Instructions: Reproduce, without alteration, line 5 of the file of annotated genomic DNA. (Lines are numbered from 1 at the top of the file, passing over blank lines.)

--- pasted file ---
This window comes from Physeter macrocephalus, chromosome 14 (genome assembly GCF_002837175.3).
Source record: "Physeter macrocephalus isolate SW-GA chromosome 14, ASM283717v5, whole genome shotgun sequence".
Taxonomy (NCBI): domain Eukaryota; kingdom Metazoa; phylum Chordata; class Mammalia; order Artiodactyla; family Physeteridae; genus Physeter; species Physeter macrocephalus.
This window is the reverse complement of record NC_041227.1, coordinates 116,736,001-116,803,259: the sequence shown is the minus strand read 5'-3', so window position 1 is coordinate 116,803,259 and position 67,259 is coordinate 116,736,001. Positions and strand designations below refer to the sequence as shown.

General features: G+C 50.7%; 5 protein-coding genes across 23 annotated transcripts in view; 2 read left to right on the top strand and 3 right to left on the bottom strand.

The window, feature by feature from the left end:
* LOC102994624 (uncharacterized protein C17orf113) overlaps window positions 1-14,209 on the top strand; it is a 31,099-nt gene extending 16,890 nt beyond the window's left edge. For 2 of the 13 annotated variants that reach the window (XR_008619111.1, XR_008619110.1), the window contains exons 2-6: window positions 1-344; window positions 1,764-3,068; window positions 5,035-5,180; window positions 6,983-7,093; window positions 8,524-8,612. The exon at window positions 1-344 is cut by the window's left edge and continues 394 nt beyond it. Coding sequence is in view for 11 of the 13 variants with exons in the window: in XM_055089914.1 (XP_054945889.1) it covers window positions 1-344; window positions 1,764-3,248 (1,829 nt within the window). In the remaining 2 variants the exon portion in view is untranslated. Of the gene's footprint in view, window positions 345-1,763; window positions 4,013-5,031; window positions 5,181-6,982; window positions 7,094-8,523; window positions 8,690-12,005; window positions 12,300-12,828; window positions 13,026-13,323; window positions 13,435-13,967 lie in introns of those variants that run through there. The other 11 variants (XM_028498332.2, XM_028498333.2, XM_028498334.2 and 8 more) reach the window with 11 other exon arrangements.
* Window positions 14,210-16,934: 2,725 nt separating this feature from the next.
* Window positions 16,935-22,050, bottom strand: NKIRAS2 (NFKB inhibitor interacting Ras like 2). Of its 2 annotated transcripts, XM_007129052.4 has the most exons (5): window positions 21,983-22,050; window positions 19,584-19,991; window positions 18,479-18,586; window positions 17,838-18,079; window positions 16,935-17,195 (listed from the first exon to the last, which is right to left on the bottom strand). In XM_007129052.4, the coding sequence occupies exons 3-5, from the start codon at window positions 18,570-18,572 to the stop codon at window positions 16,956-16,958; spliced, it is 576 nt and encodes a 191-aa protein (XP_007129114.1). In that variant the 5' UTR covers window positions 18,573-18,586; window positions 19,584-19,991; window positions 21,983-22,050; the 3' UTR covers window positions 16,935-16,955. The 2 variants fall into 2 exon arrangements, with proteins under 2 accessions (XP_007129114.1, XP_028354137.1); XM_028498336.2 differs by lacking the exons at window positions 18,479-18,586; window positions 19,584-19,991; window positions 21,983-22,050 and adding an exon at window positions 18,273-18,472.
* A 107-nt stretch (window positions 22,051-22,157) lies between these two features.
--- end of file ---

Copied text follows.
General features: G+C 50.7%; 5 protein-coding genes across 23 annotated transcripts in view; 2 read left to right on the top strand and 3 right to left on the bottom strand.